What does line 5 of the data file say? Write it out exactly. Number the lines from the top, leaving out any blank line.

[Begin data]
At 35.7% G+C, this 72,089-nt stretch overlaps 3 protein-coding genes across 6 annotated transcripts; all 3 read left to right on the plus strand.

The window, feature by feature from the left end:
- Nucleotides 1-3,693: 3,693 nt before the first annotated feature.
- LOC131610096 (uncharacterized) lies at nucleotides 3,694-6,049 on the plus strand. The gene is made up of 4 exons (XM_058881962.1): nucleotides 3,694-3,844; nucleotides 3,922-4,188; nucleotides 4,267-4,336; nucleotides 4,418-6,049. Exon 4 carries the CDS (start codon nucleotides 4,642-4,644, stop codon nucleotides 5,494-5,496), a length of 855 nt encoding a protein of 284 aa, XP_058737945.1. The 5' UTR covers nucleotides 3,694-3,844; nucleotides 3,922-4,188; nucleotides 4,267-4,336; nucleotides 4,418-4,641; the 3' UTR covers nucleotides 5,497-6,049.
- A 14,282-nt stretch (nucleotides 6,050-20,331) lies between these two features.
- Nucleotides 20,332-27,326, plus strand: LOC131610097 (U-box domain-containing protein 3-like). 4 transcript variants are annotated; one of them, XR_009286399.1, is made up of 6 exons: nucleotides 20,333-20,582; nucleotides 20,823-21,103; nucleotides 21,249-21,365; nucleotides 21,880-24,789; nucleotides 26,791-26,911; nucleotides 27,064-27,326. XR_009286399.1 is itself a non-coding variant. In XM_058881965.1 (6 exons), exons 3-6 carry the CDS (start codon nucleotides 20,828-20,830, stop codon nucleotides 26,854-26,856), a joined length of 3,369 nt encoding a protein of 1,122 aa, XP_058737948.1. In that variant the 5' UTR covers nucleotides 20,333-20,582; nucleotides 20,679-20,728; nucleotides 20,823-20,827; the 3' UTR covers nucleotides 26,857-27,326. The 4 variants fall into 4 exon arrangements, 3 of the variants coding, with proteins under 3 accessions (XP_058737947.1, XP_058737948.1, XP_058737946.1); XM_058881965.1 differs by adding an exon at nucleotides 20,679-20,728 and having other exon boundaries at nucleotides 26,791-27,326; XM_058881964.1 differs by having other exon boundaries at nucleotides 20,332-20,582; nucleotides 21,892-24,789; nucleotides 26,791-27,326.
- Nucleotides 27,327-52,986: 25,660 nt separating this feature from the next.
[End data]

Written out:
- A 14,282-nt stretch (nucleotides 6,050-20,331) lies between these two features.